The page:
Plano, TX asked in Trademark and Intellectual Property for Texas

Q: Cease and Desist letter about trademark rights violation

I received a cease and desist letter from a law firm claiming that my business name is confusingly similar to their client's business name. They claim that it is in violation of trademark rights and that their client has incontestability over the usage of the name.

My question is that the name I am using is NOT identical, would this fall into the realms of copyright infringement? What options do I have?


4 Lawyer Answers

A: You didn't ask any questions, so it's not clear exactly what information you're seeking. With that being said, trademark infringement can be very costly. And either ignoring a cease and desist letter or responding with the wrong information can exacerbate the situation. Anyone who receives a legitimate cease and desist letter should consider consulting with a knowledgeable attorney ASAP.

Eugene Vamos agrees with this answer

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John Michael Frick
John Michael Frick
  • Frisco, TX
  • Licensed in Texas

A: In order to successfully pursue a claim for trademark infringement, it is not necessary that the infringing mark be identical; it is sufficient that the marks are so similar and the goods or services for which they are used are so related that it is likely to confuse or deceive the average consumer.

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Alec Allen Ross
Alec Allen Ross
  • Trademarks Lawyer
  • Miami, FL

A: Trademark protection often extends beyond exact trademark matches. For example, when the United States Patent and Trademark Office (USPTO) reviews trademark applications for a likelihood of confusion, what they generally look for is what is referred to as an overall commercial impression. This could be a particular word that is the same between the different trademarks or it could even be a similar meaning or similar sound. This is because consumers rarely fully remember a whole trademark. They tend to remember the most relevant part.

For example, if someone tried to trademark MIKE for sports apparel, that would almost certainly be refused due to NIKE. NIKE would also be well within their rights to enforce their own trademark rights (by sending their own cease and desist or even simply bring a legal action).

A real world example from a couple of years ago was when a small software company tried to trademark a pear as a logo. Apple sued them claiming the logo could cause people to be confused. The pear did not really look like Apple's classic logo. It was a pear, not an apple, and it did not have that "bite" out of the side of it. But in any case, it was a roundish fruit being used for a technology company (in this case, an app developer for a cooking recipe app).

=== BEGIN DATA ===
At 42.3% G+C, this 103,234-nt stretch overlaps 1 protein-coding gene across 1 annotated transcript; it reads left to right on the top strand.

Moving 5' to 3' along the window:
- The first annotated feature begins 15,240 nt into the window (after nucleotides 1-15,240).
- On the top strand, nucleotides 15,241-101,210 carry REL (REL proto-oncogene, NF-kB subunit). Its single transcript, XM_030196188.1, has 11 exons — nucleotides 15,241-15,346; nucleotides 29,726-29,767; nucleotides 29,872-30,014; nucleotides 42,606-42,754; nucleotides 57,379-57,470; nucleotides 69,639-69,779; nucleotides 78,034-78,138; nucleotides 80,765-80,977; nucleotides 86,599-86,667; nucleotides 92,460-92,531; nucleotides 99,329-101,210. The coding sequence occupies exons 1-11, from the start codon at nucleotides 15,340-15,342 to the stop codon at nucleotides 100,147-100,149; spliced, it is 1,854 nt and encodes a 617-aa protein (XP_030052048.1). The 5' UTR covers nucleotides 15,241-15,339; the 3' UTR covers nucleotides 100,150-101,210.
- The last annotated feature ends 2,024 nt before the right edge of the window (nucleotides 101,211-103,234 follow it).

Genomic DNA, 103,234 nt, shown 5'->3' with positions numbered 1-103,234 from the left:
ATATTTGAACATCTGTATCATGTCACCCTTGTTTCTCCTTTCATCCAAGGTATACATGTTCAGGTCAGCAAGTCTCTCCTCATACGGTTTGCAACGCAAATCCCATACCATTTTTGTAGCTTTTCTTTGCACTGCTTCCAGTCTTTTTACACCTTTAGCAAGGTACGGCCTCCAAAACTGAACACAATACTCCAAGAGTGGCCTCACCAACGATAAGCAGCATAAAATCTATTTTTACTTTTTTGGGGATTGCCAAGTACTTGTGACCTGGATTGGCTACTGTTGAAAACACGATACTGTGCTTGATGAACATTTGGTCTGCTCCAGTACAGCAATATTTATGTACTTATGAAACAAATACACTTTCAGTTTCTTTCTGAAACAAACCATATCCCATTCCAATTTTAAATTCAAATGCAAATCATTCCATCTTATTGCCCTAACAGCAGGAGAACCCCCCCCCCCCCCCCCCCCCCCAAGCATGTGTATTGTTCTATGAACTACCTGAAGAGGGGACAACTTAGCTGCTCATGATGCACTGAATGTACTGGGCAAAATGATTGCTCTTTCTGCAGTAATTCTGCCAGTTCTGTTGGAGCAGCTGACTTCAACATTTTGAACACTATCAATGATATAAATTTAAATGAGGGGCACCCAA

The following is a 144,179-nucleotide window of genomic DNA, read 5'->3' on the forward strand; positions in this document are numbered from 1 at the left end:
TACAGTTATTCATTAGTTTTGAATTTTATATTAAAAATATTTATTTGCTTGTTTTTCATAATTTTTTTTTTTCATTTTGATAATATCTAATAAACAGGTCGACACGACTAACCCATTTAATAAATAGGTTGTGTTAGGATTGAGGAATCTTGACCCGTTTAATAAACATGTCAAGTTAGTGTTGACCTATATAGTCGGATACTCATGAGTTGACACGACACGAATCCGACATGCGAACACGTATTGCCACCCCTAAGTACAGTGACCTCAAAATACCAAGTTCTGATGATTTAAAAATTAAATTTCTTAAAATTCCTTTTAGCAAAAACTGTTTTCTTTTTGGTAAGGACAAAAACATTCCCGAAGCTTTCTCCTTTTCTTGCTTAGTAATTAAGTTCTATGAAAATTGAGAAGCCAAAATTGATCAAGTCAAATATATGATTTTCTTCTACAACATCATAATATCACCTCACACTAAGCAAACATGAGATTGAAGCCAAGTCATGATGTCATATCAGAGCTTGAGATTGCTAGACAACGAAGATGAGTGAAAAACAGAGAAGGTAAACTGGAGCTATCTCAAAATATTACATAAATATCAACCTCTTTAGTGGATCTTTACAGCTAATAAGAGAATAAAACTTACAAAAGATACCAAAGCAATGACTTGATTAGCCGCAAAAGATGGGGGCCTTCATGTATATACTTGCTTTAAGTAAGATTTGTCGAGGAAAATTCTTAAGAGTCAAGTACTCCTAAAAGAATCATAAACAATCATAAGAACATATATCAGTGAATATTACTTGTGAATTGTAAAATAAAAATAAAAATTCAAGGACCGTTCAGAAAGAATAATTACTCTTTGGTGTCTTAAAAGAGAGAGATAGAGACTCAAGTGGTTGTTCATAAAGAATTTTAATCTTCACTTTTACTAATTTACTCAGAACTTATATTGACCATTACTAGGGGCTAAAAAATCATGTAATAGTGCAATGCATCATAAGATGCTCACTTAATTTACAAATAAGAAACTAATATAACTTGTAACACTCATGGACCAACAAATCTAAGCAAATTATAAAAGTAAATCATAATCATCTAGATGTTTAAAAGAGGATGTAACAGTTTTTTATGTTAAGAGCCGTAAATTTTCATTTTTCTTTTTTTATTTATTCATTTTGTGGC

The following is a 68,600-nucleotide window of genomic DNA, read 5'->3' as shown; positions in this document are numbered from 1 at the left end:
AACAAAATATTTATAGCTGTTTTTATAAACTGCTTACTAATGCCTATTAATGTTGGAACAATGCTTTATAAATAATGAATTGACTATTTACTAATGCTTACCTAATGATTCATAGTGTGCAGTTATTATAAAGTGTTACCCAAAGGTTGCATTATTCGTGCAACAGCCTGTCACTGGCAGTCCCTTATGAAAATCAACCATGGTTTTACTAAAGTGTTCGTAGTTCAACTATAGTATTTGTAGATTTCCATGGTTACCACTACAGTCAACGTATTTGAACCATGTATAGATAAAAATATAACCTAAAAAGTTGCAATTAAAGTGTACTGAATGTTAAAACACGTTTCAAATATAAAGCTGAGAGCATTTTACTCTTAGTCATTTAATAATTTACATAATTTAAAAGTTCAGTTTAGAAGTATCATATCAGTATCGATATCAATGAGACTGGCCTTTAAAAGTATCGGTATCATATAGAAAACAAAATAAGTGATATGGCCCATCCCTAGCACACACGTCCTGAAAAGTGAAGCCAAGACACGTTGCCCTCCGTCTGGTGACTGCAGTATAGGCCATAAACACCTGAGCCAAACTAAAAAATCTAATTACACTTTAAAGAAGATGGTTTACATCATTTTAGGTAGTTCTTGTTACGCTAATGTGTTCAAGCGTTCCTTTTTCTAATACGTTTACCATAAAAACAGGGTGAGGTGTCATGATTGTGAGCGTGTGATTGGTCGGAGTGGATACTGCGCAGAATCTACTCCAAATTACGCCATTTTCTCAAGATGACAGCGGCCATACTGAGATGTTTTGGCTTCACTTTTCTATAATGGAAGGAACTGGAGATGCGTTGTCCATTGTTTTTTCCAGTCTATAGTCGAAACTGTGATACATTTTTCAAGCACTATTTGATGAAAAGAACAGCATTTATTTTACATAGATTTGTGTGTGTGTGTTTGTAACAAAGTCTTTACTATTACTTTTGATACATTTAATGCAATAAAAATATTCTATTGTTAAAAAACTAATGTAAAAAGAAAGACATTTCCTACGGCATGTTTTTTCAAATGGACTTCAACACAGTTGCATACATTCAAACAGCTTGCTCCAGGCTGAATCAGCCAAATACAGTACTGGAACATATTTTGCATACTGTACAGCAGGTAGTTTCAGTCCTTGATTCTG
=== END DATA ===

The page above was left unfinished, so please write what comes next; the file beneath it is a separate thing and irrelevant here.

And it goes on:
With trademarks, it is important for trademark owners to protect their brands. Sometimes, this means enforcing their rights against similar (and sometimes less similar) trademarks. If a trademark owner does not enforce their trademark rights against others, they risk losing their protection.

You also mentioned that the other party has "incontestability." Incontestability can be filed for and granted after a trademark has been registered for at least five years. It grants the rights-holder additional trademark rights based on the length of time they have already had their registered trademark.

As to what options you may have. Without knowing more, it could be possible for you to negotiate with this other company and come up with a co-existence agreement. There is no guarantee that could work, but if you attempt this, I would recommend that you hire a trademark attorney to assist you with it. Some companies are more flexible than other companies and are sometimes willing to work with you to find a solution that does not harm their trademark rights while still allowing your trademark to exist.

Another option would be to consider rebranding. If you do decide to rebrand, I would, again, recommend that you hire a trademark attorney to run a comprehensive search to minimize the risk of a conflict, and then attempt to register the new trademark name.

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James L. Arrasmith
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A: Trademark infringement is based on the likelihood of confusion between two marks, rather than the exact match. Even if the names are not identical, if they are sufficiently similar and used in the same or related industry, it could still be considered trademark infringement. It would be advisable to consult with a qualified intellectual property attorney who can assess the specific details of your case and provide guidance on your options, such as responding to the cease and desist letter or exploring potential defenses.

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